Ethnicity and environment : 'tribal culture' and the state in Bangladesh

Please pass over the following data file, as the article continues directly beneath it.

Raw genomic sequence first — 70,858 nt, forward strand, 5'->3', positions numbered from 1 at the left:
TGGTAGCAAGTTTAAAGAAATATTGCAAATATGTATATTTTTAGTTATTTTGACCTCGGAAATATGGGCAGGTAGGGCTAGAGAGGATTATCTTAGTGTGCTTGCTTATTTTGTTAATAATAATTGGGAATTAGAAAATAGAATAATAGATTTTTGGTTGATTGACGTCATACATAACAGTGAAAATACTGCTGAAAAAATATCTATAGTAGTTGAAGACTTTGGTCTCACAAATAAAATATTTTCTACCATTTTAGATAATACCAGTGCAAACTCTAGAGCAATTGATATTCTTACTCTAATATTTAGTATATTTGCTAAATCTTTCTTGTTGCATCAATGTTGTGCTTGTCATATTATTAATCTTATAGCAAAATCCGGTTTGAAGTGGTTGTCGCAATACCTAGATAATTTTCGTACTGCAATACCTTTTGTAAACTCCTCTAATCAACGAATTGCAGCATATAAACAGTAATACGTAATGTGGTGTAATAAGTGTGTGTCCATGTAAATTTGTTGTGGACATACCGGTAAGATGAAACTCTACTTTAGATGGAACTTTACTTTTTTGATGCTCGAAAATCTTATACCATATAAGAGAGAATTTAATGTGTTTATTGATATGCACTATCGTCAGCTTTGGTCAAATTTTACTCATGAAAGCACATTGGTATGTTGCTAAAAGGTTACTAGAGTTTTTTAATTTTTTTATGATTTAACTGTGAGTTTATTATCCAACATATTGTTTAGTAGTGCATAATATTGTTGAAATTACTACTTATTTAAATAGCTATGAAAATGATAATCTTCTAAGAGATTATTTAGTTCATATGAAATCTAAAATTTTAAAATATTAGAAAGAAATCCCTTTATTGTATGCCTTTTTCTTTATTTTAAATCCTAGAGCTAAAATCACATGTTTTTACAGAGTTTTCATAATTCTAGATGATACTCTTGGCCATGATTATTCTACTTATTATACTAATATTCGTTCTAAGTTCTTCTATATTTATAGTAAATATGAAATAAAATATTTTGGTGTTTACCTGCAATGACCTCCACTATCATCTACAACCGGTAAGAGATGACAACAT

This thesis investigates the current predicament of the people of Chittagong Hill Tracts (CHT) in Bangladesh, a population with significant cultural differentiation from the mainstream Bengali population. Dealing with the issues of their survival in the forest and their quest for identity, the research explores how their ethnicity and environment are intertwined. This is examined in the context of state policies towards non-Bengali ethnic minorities in the CHT. The study identifies sources of diversity at the micro level and the forces that create conditions for 'unity in diversity' at the macro level. One is the assertion of 'self-image' on the basis of cultural polarity within the confines of a multi-ethnic locality. The other is the assertion of 'collective image' as unifying forces stemming from the notion of shared deprivation and marginalisation generated by conditions of the State and State institutions. This ethnographic study is based on two years fieldwork between January 1999 and December 2000 among three ethnic groups, Marma, Bawm and Tanchanga in Banderban district of southern CHT. The thesis is divided into three main parts. Part one deals with research context, the historical development in CHT and the main theoretical issues concerning the relationships between ethnicity, social movement and indigenous land rights. The second part looks at local perceptions of settlement, locality and village organisation and at the dimensions of linguistic identity at both group and collective levels. The third part examines broader issues, events and processes concerning ethnic mobilisation around the traditional land use system, jhum, and the politics of khas land, based on case materials of how jhum lands are leased out to Bengalis. This is followed by analysis of local electoral processes and a concluding discussion of 'ethnic mobilisation', 'multi-ethnicity', and 'social movements'. The study promotes a deeper understanding of the multi-ethnic nature of the Bangladeshi State and provides a more balanced assessment of the relationship between ethnicity, environment, development and the state. It also contributes to the wider anthropology of forest-dwelling peoples of South Asia. It challenges the political use of environmentalism and anthropological knowledge in national and regional disputes over the control and use of natural resources.